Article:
|Productoftemporary crops– PlantedArea (ha).||2000||%||2005||%||2010||%||2015||%|
Sources: Authors (2018); IBGE (2010).
The cattle ranching activity shows an increasing behavior and above the national average. In the period between 2000 and 2015, the national herd grew 26.68% and that of Tocantins 36.78%. Although the growth rate is not the same as that observed in temporary crops, it should be noted that the participation of Tocantins is high and with indications of growth. In 2000 the state accounted for 3.61% of Brazil’s cattle and in 2015 this rate rose to 3.90%.
Table 5 – Variation of the Bovine Herd
|Herd variation between Bovine Heard|
|Territorial Unit||Year||Herd variation between 2000 e 2015 (%)
Sources: Authors (2018); IBGE (2010).
The activities of agriculture and livestock, for local populations, especially for native peoples and the environment, bring harmful results. It is associated with conflicts, land concentration, demographic growth, pressure on natural resources, deforestation, significant decrease in fauna, impairment of flora and impairment of water quality.
In addition to agricultural activities, mining activities increase the impacts on the environment of indigenous territories. The National Department of Mineral Production – DNPM (2016) points out that 182,521 applications are currently being processed in the body dealing with the exploration of the most diverse mineral resources in Brazil. Of this total, 17,366 refer to the state of Tocantins. The municipality of Pedro Afonso, which makes up the northern limit of Ti Xerente, has 176 applications pending, Miracema do Norte with 268 and Tocantínia with 128. Mining is present throughout the surroundings of Tis Funil and Xerente. As with agribusiness, mining generates land pressure, risk of accidents, contamination of water courses, impacts on fauna and flora.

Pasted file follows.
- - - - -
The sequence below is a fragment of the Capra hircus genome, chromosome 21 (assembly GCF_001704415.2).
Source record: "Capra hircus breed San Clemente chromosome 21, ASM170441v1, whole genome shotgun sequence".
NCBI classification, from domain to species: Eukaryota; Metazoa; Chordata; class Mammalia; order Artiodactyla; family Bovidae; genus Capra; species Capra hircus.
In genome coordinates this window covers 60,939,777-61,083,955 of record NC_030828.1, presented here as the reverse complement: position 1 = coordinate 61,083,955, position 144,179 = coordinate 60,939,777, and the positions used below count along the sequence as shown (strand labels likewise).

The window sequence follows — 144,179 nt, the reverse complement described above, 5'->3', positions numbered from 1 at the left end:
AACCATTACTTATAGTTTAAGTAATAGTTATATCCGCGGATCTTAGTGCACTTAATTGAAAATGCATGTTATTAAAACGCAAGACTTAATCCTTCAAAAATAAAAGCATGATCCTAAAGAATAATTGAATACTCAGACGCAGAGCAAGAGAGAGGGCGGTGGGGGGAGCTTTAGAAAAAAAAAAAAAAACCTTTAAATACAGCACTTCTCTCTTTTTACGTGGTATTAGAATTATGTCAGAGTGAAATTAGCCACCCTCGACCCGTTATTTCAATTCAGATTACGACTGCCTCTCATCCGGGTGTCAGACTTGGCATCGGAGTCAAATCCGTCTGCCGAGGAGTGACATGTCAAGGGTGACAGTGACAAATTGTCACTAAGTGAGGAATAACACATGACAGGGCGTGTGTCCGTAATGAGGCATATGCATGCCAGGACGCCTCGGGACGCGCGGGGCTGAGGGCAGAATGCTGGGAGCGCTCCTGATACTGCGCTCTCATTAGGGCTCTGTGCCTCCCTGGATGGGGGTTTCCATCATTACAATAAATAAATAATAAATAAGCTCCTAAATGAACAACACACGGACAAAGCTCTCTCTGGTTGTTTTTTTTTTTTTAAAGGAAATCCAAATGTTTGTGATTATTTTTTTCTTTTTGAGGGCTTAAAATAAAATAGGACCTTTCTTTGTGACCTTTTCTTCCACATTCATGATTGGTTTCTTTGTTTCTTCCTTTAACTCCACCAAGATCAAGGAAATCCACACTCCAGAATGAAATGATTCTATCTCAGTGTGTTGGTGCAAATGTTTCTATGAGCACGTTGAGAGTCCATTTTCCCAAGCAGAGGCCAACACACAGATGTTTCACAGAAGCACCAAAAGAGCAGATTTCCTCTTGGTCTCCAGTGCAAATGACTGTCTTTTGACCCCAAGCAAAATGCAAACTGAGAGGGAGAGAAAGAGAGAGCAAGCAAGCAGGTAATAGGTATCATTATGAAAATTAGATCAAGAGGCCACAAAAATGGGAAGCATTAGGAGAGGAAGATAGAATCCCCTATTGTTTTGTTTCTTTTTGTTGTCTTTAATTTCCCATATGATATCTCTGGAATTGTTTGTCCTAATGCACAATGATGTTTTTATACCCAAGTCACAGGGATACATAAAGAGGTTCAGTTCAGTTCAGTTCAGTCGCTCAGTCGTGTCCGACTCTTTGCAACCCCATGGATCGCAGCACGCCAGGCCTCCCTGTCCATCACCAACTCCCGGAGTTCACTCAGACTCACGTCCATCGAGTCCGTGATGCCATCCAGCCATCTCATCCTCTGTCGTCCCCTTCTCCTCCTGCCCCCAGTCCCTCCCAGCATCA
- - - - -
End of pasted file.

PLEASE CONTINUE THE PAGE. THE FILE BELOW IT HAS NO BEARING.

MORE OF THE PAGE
The roads and highways that cut the Tis are linked to a series of environmental and social impacts. The Chico Mendes Institute – ICMBIO (2014), estimates that every second 15 animals are run over on Brazilian roads, 1.3 million per day and 475 million animals killed per year on the roads. These routes have impacts on fauna and, consequently, on hunting activity. They create and impose a high risk of accidents on indigenous people, facilitate the irregular exploitation of natural resources in Tis and expose their inhabitants to the circulation of drinks and drugs.
Hydroelectric power plants (HPP) generate great impacts for local populations, as they affect fauna and flora, compromise the quality of the region’s water and generate land conflicts. In addition to the hydroelectric plants already installed in the Tocantins River basin, the National Electric Energy Agency – ANEEL (2016) informs that a series of projects are planned for the Tocantins River and its tributary. Only for the Sono river that defines the northeastern limit of Xerente indigenous land, six hydroelectric plants are planned, namely: Small Hydroelectric Power Plant – SHP BrejãoJusante and the Cachoeira da Velha, Monte Santo, Ponte Nova, Rio SonoBaixo and Vermelho HPPs.